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If we have the reaction: $$\ce{A +BC_{(aq)} <=> D}$$ where $\ce{A}$ and $\ce{D}$ are generic compounds (neither is pure solid nor pure liquid) and $\ce{BC}$ is an ionic compound dissociated in water (consisting of $\ce{B+}$ and $\ce{C-}$ ions), would the $K_{\mathrm{c}}$ expression be written as

$$K_{\mathrm{c}}=\frac{[\ce{D}]}{[\ce{A}][\ce{BC}]}$$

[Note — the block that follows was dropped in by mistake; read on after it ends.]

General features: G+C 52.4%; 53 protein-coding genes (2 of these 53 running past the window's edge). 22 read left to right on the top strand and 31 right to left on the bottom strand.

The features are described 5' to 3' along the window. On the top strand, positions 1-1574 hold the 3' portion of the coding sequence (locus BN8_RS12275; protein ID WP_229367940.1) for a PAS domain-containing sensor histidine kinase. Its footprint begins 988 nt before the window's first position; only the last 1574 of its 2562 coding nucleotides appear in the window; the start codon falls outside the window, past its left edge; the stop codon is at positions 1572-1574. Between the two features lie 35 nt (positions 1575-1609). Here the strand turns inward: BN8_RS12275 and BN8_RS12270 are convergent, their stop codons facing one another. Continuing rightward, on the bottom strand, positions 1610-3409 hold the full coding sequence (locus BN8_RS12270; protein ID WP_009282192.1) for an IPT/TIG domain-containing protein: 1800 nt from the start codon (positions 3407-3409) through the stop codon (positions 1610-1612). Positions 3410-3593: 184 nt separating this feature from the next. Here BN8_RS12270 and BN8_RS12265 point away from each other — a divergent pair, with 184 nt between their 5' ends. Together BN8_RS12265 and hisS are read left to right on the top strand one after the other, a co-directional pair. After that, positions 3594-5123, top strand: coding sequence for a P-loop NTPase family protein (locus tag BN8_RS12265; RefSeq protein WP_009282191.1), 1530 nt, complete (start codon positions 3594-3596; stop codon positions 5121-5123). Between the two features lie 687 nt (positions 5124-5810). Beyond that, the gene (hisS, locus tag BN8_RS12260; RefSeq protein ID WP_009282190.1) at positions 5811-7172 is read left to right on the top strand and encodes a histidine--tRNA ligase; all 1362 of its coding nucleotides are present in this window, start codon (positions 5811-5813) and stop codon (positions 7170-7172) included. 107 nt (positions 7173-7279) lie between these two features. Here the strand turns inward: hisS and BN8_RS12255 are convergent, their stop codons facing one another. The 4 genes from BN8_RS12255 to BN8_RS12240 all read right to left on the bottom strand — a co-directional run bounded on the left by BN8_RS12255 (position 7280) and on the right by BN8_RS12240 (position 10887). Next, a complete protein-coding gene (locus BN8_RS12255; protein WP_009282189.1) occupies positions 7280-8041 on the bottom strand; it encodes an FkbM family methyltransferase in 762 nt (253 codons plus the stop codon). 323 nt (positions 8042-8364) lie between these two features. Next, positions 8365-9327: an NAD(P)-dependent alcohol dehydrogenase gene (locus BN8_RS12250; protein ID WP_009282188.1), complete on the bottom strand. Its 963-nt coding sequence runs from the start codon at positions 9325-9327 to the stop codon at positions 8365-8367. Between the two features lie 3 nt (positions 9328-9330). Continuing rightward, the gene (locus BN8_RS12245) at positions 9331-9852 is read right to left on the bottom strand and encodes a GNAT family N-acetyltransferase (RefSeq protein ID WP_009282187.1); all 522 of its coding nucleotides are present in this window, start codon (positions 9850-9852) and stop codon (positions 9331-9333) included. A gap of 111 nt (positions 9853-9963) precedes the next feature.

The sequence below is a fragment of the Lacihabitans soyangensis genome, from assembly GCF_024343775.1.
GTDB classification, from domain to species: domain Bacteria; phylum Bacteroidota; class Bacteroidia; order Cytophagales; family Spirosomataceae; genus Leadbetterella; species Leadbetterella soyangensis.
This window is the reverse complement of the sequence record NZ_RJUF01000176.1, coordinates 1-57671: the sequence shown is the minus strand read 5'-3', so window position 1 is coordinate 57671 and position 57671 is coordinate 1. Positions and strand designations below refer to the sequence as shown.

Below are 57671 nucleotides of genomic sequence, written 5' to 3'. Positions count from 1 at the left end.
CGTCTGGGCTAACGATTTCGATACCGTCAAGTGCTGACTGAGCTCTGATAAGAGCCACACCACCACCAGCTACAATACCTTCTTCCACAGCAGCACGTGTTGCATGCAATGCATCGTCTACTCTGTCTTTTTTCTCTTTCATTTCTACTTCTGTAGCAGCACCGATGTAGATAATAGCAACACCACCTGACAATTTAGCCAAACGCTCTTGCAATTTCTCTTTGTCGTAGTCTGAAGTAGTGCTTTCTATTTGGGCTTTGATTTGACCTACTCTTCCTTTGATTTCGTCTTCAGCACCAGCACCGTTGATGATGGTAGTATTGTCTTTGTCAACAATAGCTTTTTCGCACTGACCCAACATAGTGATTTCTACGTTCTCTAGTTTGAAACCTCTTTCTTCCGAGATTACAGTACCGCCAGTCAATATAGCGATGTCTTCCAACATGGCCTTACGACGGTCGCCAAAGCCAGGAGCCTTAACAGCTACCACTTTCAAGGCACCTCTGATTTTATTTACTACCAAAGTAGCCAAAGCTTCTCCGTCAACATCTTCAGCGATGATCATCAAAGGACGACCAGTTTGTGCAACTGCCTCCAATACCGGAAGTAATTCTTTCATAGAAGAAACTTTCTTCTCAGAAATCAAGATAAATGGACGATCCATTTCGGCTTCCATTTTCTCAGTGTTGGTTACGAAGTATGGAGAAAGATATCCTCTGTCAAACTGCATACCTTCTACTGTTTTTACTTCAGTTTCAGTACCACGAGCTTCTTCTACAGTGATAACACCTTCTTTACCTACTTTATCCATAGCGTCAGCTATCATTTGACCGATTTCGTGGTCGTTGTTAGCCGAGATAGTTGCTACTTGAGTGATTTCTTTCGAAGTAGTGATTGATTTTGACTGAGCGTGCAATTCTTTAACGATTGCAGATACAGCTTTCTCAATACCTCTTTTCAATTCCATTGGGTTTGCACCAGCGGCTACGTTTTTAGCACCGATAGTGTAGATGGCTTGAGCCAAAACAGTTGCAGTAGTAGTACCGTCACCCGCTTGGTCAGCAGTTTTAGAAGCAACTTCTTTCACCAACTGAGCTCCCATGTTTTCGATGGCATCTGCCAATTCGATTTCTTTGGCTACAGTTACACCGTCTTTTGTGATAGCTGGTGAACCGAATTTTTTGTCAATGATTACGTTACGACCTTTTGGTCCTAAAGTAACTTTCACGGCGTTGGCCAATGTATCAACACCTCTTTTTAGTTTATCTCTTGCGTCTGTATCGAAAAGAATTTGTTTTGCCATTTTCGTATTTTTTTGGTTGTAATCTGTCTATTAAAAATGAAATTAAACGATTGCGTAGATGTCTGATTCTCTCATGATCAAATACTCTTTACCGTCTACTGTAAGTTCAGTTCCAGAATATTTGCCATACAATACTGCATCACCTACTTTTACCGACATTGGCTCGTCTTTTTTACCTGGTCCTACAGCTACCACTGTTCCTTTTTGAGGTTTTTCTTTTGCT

or

$$K_{\mathrm{c}}=\frac{[\ce{D}]}{[\ce{A}][\ce{B+}][\ce{C-}]}?$$

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  • $\begingroup$ The fact is that BC(aq) does not exist, so the equation is not really "correct" - we just use that as shorthand for B+(aq) + C-(aq). $\endgroup$ – orthocresol Dec 17 '15 at 22:51
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I will say the latter form is more correct, and in fact an important way to consider equilibrium with solubility and the common ion effect. You should not count any solids in equilibrium expressions though as they do not determine the final equilibrium.

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